In some weathers, the burgh of Berwick can appear as an island – appropriately enough, for a town that has never been truly English or truly Scots. It is therefore a fitting location for an exhibition about the Anglo-Scottish border, which has historically been regarded more as ‘the Debatable Lands’ than as any fixed line.
The excellent organisation VARC (Visual Arts in Rural Communities) hosted a residency by Zoe Childerley in 2016, during which she walked the ninety-six miles from the Solway to the Tweed, investigating the landscape, meeting its people and discovering the distinct identity of ‘Borderers’.
A sophisticated wealth of resulting work is sampled in this exhibition of photographs, drawings, folding books, word-art and maps. Childerley has an energetic but organised visual appetite: there is complexity and conceptual strength in this work, but it is also accessible and aesthetically pleasing. An otherworldly tinge comes from ambiguities between fact and fiction, and from a prevalent pale blue and grey depiction of lands we may know better in greens and browns.
With the Scottish independence referendum still a recent memory, Childerley’s walks coincided with the Brexit vote; while all over Europe, frontiers were tightening in alarm at waves of displaced migrants. The ‘Borderlands Growth Deal’ plan was finally submitted to government just prior to the exhibition’s opening. All perfect timing, therefore, for the artist’s poignant reflections on territorial demarcation, nationhood and belonging.
Her varied photographs are full of geometries, edges, mists and fadings, in trees, rocks and water. They are an intriguing mix of constructed abstraction and documentary style, which gives them a psychological charge, and echoes the likelihood that the stories she was told by locals were partly what really happened and partly mythic embellishment.
This may remind us also that national borders often follow politico-cultural imaginings rather than physical topography – especially the Anglo-Scottish border, since for much of its length there is no geographical, racial or historical rationale for the placing of the line. Map-drawing, too, is a less literal business than we may think, relying as it does on creative re-proportionings, agreed colour conventions and so on. The exhibition includes an installation of aerial photographs folded into icosahedrons, in homage to Buckminster Fuller’s ‘Dymaxion Globe’, which presents the world as a contiguous land mass, conveying an idea of ‘borderless’ human unity.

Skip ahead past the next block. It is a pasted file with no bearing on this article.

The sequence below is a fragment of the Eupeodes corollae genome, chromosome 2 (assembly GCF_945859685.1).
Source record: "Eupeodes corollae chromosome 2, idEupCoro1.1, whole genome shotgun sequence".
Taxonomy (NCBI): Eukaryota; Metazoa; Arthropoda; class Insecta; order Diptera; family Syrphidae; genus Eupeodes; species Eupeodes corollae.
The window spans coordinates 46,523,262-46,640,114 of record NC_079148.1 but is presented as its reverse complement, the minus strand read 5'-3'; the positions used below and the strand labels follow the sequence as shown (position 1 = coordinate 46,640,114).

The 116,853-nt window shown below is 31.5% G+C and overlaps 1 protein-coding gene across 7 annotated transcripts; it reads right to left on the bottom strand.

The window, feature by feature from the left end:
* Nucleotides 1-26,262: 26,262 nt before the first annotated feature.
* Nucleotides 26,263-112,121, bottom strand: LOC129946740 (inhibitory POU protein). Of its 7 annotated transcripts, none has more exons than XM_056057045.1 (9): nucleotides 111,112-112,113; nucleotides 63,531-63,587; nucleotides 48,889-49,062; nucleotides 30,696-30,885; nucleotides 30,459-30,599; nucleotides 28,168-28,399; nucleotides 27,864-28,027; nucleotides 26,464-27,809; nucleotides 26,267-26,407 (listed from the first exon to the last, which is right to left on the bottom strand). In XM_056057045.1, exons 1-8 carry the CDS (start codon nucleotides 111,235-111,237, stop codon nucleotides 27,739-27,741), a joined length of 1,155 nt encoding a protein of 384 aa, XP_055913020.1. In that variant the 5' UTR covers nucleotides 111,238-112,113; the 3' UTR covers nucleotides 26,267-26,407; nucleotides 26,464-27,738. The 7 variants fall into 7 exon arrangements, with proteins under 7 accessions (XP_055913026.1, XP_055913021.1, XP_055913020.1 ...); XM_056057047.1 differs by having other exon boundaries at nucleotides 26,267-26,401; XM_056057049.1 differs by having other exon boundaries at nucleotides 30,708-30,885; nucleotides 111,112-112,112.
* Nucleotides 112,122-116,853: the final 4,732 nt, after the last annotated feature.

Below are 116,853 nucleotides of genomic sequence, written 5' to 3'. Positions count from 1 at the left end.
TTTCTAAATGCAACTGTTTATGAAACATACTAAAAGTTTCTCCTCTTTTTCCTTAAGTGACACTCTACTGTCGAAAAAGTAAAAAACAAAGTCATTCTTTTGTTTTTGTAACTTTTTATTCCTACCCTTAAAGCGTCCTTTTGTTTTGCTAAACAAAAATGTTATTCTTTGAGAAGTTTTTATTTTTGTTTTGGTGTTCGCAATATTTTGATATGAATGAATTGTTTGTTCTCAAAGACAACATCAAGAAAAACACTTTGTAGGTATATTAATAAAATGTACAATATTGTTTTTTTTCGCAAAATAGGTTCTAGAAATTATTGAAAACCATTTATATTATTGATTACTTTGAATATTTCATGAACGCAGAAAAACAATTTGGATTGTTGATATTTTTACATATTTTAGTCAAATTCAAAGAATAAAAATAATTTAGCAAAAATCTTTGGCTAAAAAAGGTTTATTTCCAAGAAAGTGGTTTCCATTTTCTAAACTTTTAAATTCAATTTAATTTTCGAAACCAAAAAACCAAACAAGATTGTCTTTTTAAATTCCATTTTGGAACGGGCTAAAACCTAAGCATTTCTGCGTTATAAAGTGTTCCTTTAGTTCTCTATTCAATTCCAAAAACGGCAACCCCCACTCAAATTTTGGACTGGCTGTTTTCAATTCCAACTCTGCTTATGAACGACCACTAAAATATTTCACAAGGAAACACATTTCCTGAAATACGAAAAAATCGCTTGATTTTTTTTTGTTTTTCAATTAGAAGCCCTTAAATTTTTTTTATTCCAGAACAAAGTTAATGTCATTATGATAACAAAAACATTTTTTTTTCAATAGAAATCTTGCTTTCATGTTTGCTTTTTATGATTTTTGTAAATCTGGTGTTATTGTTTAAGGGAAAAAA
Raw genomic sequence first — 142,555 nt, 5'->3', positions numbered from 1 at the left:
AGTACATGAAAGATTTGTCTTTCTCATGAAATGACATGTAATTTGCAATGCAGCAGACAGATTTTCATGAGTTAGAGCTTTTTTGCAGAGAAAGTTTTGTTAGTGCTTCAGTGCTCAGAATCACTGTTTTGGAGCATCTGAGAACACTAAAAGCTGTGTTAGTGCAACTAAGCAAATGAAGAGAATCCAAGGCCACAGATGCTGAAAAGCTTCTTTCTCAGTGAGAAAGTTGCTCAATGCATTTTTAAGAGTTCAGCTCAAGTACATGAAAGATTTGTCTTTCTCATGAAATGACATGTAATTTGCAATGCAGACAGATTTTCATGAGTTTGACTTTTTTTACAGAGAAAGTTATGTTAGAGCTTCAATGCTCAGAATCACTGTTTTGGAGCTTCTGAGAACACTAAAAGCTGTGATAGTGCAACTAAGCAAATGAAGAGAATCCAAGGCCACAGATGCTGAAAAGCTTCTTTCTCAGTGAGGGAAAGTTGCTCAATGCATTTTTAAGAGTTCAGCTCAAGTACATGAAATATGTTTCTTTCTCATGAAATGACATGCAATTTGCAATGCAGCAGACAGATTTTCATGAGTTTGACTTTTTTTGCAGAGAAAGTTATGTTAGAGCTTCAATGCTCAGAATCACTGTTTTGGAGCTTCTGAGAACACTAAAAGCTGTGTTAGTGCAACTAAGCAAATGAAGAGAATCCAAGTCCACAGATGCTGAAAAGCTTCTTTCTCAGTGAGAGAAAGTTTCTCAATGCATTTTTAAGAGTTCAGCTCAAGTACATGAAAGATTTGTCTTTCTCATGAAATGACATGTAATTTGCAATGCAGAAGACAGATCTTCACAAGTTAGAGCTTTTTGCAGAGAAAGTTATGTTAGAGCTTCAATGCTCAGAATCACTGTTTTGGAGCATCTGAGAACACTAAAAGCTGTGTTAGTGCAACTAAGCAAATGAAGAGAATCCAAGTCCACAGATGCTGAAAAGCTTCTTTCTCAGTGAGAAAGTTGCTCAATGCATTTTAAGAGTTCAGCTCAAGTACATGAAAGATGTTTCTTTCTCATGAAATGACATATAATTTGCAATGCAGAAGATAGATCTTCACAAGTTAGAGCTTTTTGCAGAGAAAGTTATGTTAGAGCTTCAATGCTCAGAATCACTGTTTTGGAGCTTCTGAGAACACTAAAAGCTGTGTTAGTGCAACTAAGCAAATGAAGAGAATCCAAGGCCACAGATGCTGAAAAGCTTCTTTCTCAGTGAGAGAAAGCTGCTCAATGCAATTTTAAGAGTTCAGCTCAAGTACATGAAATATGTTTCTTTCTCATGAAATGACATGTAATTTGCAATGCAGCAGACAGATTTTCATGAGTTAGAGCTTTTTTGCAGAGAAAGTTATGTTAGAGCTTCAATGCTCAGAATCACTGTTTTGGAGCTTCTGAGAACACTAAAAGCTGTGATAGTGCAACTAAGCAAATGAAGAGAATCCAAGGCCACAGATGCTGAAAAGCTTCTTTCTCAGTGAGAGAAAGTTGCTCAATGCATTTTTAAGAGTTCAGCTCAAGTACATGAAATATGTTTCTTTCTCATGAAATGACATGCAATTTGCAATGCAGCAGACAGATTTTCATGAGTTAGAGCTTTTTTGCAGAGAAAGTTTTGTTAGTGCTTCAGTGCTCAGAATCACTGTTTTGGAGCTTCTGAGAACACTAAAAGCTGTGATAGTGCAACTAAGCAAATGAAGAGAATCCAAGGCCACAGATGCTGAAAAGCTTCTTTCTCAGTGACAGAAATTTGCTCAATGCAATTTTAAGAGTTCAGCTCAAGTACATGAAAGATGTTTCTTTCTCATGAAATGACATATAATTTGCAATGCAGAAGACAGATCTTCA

One map here traces only the watercourses of the region, following Kate Foster’s 2013 equivalent for the Tweed catchment. This giant vascular system is there in real life, but seeing it like this is unsettling. Another drawing blends a flock of birds with a vague rendering of what could be a map with survey markings, or a satellite image through clouds, or an undecoded ancient manuscript. Such is the indeterminacy of tools for knowing ourselves in place, it suggests.
In the vein of writer Kapka Kassabova, but with a diverse visual repertoire, Zoe Childerley has provoked a contemplation of borderlands that is gently anthropological as well as artistic. It is surprising therefore, and given the human encounters that featured so much in her residency, how unpeopled are the images in this show. This may be yet another way in which it will resonate long after one’s visit; musing on what was evoked as well as what was seen.
Beyond the Pale is at The Granary Gallery, Berwick-upon-Tweed until Sunday 20 January 2019. Open Wed-Sun 11am-4pm. Admission is free.
Inspired by Beyond the Pale, Zoe Childerley will lead a Creative Schools Cluster CPD Session for teachers and other learning professionals in The Granary Gallery on 12 November 5-7pm. Visit the Berwick Visual Arts website for more information.
Dave Pritchard is an independent consultant based in Northumberland.